Home Fire: Kamila Shamsie wins Women’s Prize for Fiction 2018

British-Pakistani author, Kamila Shamsie, has won the prestigious 2018 Women’s Prize for Fiction along with £30,000 for her remarkable novel ‘Home Fire’.

Home Fire: Kamila Shamsie wins Women’s Prize For Fiction 2018

"It is a remarkable book which we passionately recommend"

Kamila Shamsie has won the Women’s Prize for Fiction 2018, for her thrilling novel, Home Fire.

The UK’s most prestigious literary award comes with £30,000 of prize money and was given to Shamise at a ceremony in London for her seventh novel, Home Fire.

The book is a modern take on the Greek tragedy Antigone and tells the story of a British Muslim family and the problems that they encounter trying to fit into society.

In Sophocles’ play, Antigone is the female heroine who realises her duty to her family. In Home Fire, Shamsie mirrors this sense of familial duty through Isma and her constant concern for her siblings.

Isma worries about her siblings who she leaves in London as she travels to America to seek out her dream. Her worst fears are realised when Isma’s brother disappears from their home to pursue a connection with a terrorist organisation following in the footsteps of the radical father he has never met.

Kamila depicts a family pulled apart both geographically and ideologically, and expertly draws upon the key themes such as radicalism and love.

Quoted by The Guardian, Chair of judges and editor of BBC Radio 4’s Today programme, Sarah Sands, spoke about the novel:

Home Fire is about identity, conflicting loyalties, love and politics. And it sustains mastery of its themes and its form. It is a remarkable book which we passionately recommend.

“It is very readable, it’s extremely well written, it’s well plotted, it’s something that could easily be a brilliant television series or film. It’s not that you’re thinking, ‘This is a novel about politics, I need to plow through.’”

The Plot and Themes

The novel itself explores the changing relationship between the three orphaned siblings, Isma, Aneeka, and Parvaiz. Isma attempts to live out her dream in America.

However, she can’t help looking back to London where her siblings Aneeka and Parvaiz are located. Aneeka is depicted as headstrong and beautiful, whilst Pravaiz tests his family ties as he joins a terrorist group.

The plot takes both a political and romantic turn when Aneeka falls in love with the son of a powerful British Asian politician. Aneeka intends to use her romantic alliance with the politician’s son in order to help find her missing brother.

The British Pakistani author packs a lot into the novel. Rising themes of politics and current affairs seem to co-exist with additional themes of love, and female empowerment.

She presents Aneeka and Isma as strong, independent, educated and liberated. By doing this, she addresses the assumption that women who are bound by faith and conservatism are oppressed or unable to express themselves.

Natalie Haynes, a writer for the Fiction section of The Guardian, said:

“Shamsie’s prose is, as always, elegant and evocative.”

Kamila Shamsie

Reviews and Reactions

Reviews and reactions to Home Fire on goodreads seem to be very positive towards the author and her success.

One reviewer, Adina, wrote:

“Just announced as the winner of Women’s Prize for Fiction. So happy the novel finally got the recognition it deserves.”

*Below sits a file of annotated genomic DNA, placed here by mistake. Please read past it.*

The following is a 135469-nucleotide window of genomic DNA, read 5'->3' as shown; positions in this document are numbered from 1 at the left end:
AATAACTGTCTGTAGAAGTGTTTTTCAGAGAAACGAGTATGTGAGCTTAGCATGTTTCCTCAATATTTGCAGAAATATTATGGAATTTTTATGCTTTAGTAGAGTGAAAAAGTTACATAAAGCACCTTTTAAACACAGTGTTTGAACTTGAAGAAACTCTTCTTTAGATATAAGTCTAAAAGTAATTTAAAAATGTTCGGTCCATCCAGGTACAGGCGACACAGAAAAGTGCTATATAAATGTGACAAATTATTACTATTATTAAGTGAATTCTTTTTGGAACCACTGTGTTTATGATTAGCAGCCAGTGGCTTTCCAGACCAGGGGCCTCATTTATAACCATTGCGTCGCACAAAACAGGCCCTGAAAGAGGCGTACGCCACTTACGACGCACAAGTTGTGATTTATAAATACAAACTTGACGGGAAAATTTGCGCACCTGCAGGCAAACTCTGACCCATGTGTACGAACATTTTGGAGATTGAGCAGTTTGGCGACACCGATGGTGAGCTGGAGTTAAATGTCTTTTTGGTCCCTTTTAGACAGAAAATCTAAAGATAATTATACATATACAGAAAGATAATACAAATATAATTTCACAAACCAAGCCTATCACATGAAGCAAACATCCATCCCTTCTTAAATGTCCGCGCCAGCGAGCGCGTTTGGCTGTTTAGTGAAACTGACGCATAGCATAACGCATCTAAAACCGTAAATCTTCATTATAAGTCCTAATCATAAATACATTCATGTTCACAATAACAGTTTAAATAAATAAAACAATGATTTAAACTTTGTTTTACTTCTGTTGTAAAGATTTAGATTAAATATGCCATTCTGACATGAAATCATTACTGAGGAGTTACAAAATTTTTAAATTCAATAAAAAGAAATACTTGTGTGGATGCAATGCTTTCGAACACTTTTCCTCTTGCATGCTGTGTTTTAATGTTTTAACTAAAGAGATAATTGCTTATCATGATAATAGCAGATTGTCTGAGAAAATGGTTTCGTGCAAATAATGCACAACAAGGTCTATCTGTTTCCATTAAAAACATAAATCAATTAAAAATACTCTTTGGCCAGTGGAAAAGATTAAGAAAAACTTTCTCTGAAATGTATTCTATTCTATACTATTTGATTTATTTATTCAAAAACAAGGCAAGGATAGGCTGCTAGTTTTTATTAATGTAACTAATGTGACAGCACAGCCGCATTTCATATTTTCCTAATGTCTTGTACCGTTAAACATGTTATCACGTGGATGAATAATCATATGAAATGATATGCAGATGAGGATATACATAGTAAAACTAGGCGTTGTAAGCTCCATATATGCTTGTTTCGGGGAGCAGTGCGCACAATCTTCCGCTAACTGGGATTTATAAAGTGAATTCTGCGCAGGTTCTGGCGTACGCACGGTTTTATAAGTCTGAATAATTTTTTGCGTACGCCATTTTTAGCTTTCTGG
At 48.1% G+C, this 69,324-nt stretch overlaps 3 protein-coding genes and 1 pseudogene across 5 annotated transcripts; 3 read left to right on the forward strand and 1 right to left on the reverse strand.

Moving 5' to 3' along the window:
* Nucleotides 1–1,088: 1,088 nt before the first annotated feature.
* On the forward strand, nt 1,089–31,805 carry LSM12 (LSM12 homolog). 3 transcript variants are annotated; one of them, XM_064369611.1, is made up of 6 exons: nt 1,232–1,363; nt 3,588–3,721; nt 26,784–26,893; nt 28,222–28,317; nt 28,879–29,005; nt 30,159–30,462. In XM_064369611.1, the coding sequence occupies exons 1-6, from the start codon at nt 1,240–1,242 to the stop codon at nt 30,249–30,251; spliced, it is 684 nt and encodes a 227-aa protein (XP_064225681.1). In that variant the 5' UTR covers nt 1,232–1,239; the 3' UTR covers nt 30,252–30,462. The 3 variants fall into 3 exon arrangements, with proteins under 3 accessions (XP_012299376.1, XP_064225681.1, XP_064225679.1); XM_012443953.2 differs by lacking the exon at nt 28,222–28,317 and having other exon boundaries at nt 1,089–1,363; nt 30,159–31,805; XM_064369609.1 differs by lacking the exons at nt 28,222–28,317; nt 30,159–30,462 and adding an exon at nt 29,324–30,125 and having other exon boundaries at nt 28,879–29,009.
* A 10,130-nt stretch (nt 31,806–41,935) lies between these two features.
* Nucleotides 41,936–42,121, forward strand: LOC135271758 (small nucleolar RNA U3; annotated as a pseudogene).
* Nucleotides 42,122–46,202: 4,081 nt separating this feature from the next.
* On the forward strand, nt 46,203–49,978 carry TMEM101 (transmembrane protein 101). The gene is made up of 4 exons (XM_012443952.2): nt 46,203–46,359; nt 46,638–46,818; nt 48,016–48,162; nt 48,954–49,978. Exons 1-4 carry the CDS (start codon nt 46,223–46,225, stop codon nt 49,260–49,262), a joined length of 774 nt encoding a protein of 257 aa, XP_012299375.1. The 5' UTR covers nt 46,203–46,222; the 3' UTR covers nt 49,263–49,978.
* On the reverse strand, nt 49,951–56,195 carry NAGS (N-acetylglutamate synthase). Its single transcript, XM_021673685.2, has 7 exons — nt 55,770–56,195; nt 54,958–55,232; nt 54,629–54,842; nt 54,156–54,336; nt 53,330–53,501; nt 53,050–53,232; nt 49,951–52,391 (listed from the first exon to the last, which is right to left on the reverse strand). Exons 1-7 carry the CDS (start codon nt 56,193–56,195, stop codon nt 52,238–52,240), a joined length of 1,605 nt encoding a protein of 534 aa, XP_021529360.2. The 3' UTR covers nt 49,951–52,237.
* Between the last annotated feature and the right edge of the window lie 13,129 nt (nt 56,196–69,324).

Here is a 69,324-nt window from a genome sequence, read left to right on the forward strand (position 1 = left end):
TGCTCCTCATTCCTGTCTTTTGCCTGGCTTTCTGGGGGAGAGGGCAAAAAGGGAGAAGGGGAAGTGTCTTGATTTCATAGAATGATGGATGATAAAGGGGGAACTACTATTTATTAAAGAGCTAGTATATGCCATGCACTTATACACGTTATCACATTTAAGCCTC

Whilst another reviewer commented on the apt timing of the books win:

“Winner of the 2018 Women’s Prize. And a book which seems uncanningly prescient given the recent change in Home Secretary.”

Sajid Javid‘s recent appointment to Home Secretary made history as the first British Pakistani to hold the position. In an interview with Stylist, Shamsie commented on the link between Javid and Shamsie’s fictional character, Karamat Lone.

She said:

“I did think if I’m going to have someone who will reach the position of Home Secretary and is going to be in the Tory party, what will his relationship to his Muslimness and his migrancy be…

“Every time Sajid Javid says something, someone on Twitter will tweet it at me and say ‘Karamat Lone’, and sometimes I will think, yes that is Karamat Lone, and other times I feel very defensive of Karamat Lone, saying ‘he would not be saying that’.”

To win the award, Kamila Shamsie was up against 15 other longlisted books. This included books written by Nicola Barker, Elif Batuman, and S Jesmyn Ward.

Speaking about the longlist, Sands said:

“What is striking about the list, apart from the wealth of talent, is that women writers refuse to be pigeon-holed. We have searing social realism, adventure, comedy, poetic truths, ingenious plots and unforgettable characters.

“Women of the world are a literary force to be reckoned with.”

Shamsie’s win has also brought attention to the wealth of talent that many female writers possess, including those listed in the longlist.

From the barrage of positive reviews, there’s no doubt that Kamila’s novel has connected with widespread audiences. It seamlessly combines conflicting themes and wraps them together in a story that is about much more than just politics.

Shamsie has expertly confronted difficult but relevant topics and has thereby opened the doors for a greater conversation to take place.

She has created a larger and better-informed audience on the important issues that the novel tackles, all through the creative medium of fictional literature.

Ellie is an English literature and Philosophy graduate who enjoys writing, reading and exploring new places. She is a Netflix-enthusiast who also has a passion for social and political issues. Her motto is: “Enjoy life, never take anything for granted.”

Images courtesy of Sarah Lee and The Guardian

  • What's New



  • Polls

    Have you ever bought bad fitting shoes?

    View Results

    Loading ... Loading ...
  • Share to...